Brent crude futures fell 4 cents, or 0.1%, to $86.23 per barrel by 0022 GMT, while U.S. West Texas Intermediate (WTI) crude futures were up 22 cents at $78.03 per barrel.
Producers began returning workers to offshore oil platforms after shutting in output ahead of Hurricane Ian, which entered the U.S. Gulf of Mexico on Tuesday and is forecast to become a dangerous Category 4 storm over the warm waters of the Gulf.
About 190,000 barrels per day of oil production, or 11% of the Gulf’s total were shut-in, according to offshore regulator the Bureau of Safety and Environmental Enforcement (BSEE). Producers lost 184 million cubic feet of natural gas, or nearly 9% of daily output. Personnel were evacuated from 14 production platforms and rigs, the BSEE said.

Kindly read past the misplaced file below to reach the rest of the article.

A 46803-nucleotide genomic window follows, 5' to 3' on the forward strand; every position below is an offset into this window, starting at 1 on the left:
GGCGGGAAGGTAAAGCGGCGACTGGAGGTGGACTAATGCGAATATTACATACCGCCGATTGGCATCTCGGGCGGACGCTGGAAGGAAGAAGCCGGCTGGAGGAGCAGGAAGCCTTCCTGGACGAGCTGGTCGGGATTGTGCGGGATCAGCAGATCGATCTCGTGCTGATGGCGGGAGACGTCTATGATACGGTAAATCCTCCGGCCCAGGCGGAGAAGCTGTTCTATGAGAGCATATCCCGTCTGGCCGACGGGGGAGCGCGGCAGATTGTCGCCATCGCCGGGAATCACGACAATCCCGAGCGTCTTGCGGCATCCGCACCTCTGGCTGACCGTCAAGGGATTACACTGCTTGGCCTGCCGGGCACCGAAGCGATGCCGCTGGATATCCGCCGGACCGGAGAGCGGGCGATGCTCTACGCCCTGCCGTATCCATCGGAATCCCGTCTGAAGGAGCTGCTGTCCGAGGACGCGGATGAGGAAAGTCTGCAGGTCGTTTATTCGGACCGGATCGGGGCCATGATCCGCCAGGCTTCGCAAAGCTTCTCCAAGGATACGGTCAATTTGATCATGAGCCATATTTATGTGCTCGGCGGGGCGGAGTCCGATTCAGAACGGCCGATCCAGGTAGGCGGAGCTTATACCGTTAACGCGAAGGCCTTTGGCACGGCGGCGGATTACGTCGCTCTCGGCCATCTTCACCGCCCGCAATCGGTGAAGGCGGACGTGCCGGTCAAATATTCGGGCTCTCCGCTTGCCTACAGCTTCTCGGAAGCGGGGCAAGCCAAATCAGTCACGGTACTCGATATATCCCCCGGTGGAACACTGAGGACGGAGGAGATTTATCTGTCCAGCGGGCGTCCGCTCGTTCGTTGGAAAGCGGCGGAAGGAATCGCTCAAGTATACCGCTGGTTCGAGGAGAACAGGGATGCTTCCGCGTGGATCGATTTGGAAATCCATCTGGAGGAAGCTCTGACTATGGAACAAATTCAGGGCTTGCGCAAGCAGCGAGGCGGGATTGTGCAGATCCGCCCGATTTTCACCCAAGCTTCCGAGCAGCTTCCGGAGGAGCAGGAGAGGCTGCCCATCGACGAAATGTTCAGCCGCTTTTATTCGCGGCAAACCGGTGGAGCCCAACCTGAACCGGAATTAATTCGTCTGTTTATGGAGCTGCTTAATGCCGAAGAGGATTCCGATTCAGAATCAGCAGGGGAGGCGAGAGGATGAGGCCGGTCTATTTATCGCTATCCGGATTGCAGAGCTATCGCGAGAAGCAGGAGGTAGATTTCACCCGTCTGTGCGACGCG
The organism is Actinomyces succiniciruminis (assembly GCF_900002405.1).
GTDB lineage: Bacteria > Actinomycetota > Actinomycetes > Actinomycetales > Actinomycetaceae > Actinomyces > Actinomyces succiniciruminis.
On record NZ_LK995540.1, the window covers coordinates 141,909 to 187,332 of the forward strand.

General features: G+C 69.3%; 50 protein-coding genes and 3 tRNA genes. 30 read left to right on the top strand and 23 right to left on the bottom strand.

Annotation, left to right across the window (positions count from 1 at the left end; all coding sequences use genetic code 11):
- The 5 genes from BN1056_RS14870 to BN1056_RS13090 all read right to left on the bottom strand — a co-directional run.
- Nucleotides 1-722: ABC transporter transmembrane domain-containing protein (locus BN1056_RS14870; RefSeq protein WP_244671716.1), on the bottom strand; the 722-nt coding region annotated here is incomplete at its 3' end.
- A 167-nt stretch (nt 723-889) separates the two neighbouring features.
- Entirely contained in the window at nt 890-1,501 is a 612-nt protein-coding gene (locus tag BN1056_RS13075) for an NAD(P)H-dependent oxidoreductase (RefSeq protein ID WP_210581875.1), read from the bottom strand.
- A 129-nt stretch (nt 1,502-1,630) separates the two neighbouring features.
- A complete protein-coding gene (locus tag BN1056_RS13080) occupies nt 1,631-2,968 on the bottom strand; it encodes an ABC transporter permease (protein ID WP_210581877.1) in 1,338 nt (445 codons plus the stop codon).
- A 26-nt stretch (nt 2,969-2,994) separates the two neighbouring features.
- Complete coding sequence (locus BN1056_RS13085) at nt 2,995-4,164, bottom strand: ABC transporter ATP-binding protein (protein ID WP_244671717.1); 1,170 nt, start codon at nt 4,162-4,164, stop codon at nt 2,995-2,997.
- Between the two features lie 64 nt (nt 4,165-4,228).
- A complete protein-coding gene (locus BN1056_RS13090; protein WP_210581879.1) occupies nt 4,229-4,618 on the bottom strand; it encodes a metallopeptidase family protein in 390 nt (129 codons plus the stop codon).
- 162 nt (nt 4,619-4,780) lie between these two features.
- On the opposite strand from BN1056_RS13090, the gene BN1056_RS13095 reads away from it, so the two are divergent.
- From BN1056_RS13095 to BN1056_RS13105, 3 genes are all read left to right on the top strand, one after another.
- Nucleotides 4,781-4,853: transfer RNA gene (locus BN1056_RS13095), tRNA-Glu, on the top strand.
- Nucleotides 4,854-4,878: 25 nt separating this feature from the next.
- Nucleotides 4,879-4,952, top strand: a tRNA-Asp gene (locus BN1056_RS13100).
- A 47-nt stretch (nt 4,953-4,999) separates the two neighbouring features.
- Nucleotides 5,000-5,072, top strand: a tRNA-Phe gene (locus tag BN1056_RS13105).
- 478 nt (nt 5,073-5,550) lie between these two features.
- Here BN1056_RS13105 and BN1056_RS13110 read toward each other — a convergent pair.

Ian is the first hurricane this year to disrupt oil and gas production in the U.S. Gulf of Mexico, which produces about 15% of the nation’s crude oil and 5% of dry natural gas.
Limiting oil prices was the U.S. dollar. The dollar, which typically trades inversely with oil, remained near a 20-year high.
Estimates of U.S. oil in storage also sent mixed messages about oil prices.
While U.S. crude oil in storage rose by about 4.2 million barrels for the week ended Sept. 23, according to market sources on Tuesday citing figures from industry group the American Petroleum Institute, gasoline inventories fell by about 1 million barrels.
Distillate stocks rose by about 438,000 barrels, according to the sources, who spoke on condition of anonymity. [API/S]
The report comes ahead of official Energy Information Administration data on Wednesday at 4:30 p.m. EDT.